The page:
Alternative exemplary embodiments relate to other features and combination of features as may be generally recited in the claims.
The invention will become more fully understood from the following detailed description, taken in conjunction with the accompanying drawings, wherein like reference numerals refer to like elements, in which:
FIG. 1 is an exemplary perspective view of a modular electronic systems package supported on a chassis and having electronic modules installed thereon;
FIG. 2 is an exemplary depiction of the chassis and mount of FIG. 1;
FIG. 3 is an exemplary depiction of a modular electronics system including an active air movement module;
FIG. 4 is an exemplary front elevation view of a modular electronics system including two power amplifiers, three transceivers, and a PIM;
FIG. 5 is an exemplary front elevation view of an alternative configuration of electronic modules including a single power amplifier, four transceivers, and a PIM;
FIG. 6 is another exemplary front elevation view of an alternative configuration of electronic modules including four transceivers and a PIM.
FIG. 7 is yet another exemplary front elevation view of an alternative configuration of electronic modules including a single power amplifier, three transceivers, and a PIM;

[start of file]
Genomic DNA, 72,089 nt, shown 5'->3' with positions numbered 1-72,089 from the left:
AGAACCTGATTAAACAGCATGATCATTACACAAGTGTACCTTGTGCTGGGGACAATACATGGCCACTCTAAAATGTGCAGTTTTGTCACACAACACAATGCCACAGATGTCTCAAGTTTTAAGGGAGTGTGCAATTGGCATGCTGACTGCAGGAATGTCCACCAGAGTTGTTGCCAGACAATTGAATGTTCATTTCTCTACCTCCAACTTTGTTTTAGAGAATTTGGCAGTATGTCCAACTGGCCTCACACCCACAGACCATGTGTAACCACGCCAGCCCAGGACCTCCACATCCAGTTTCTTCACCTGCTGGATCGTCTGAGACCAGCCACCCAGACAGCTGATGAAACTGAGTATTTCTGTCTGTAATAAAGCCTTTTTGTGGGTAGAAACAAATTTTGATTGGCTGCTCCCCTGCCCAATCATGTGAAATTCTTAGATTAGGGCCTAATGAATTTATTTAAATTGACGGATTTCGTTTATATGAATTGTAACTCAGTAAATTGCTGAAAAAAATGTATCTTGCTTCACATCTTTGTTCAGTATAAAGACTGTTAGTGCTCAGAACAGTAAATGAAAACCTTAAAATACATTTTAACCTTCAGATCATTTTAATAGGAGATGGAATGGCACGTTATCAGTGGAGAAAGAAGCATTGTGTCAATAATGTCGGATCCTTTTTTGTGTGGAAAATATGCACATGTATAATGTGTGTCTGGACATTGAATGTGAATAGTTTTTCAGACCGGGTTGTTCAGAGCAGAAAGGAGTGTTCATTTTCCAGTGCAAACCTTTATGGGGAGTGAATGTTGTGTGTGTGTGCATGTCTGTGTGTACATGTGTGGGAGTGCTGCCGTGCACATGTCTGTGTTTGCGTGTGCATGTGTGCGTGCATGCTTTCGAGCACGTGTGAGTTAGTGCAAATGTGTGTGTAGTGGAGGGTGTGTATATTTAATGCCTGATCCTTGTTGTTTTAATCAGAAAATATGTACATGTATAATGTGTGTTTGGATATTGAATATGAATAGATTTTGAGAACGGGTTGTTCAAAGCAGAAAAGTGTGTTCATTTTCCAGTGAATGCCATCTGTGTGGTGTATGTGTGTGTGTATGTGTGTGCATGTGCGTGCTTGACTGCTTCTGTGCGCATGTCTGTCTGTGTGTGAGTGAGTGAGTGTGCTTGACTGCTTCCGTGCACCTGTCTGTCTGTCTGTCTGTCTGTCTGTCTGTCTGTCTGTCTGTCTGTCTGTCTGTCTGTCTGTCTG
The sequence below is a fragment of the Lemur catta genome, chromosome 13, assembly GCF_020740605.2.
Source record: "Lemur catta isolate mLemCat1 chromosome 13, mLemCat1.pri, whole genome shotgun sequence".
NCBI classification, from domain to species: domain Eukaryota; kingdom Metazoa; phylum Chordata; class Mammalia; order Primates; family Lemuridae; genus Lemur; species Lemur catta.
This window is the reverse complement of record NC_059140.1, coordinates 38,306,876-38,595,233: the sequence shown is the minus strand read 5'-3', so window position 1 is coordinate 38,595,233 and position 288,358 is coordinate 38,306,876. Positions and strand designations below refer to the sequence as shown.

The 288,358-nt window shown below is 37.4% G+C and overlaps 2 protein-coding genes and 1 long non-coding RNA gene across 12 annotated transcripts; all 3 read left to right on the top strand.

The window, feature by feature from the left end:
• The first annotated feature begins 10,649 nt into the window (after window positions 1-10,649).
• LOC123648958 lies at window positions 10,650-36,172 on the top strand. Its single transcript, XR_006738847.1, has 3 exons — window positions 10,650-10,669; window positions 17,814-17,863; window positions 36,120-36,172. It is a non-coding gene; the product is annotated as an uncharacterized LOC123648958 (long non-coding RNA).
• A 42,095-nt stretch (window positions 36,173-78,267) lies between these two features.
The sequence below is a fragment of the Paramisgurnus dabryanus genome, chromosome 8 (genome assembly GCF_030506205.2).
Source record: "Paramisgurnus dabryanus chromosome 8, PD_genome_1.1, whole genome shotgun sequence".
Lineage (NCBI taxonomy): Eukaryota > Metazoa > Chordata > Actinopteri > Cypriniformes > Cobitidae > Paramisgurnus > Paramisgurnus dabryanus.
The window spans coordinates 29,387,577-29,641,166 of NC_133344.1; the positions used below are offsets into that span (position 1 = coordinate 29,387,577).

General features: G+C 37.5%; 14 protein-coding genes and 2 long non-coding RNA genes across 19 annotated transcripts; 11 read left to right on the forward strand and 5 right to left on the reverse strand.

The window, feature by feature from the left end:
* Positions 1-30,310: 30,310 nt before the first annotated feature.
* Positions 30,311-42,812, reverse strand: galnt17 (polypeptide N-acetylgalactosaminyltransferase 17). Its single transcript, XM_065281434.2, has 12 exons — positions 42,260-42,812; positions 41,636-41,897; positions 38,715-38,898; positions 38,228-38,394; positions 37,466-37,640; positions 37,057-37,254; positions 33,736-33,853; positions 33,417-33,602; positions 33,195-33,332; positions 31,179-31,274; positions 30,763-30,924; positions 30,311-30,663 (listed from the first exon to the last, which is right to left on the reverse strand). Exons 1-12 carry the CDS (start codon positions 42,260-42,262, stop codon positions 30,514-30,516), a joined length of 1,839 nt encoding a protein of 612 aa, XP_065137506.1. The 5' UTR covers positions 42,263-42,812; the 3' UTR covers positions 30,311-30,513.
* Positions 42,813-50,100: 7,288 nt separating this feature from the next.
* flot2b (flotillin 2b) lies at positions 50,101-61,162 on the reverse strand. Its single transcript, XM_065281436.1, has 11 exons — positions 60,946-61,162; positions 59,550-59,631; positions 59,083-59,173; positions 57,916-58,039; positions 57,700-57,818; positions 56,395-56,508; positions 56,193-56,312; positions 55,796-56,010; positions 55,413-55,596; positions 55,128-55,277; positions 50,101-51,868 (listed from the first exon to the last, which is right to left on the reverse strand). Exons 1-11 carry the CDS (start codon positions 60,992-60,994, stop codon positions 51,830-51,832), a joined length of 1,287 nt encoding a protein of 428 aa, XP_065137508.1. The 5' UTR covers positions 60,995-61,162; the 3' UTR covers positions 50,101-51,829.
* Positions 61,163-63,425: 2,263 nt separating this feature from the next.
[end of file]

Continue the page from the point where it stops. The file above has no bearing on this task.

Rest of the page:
FIG. 8 is still yet another exemplary front elevation view of an alternative configuration of electronic modules including two power amplifiers, two transceivers, and a PIM;
FIG. 9 is yet still another exemplary front elevation view of an alternative configuration of electronic modules including a single power amplifier, two transceivers, and a PIM;
FIG. 10 is an exemplary rear perspective view of a modular electronic system package supported by a chassis;
FIG. 11 is an exemplary perspective view of a modular electronic system installed in the cab of a vehicle;
FIG. 12 is an exemplary embodiment of an electronic module chassis having an air mover module installed;
FIG. 13 is a right side perspective view of an exemplary electronics module restraint in a mated position;
FIG. 14 is a right side perspective view of the exemplary restraint of FIG. 13 in an unmated position;
FIG. 15 is a bottom perspective view of the restraint of FIG. 13 in the mated position; and
FIG. 16 is a bottom perspective view of the restraint of FIG. 13 in the unmated position.
Referring to FIG. 1, an exemplary embodiment of an electronics system, for example, a modular electronic radio system 100, is depicted. Modular radio system 100 includes a chassis 110 (platform adapter or vehicular adapter) which supports a plurality of modular electronic components 120. Chassis 110 includes, in an exemplary embodiment, a power source 130 having a plurality of cooling fins 140 extending from a power source housing 135. Power source 130 provides power to the plurality of electronic modules 120.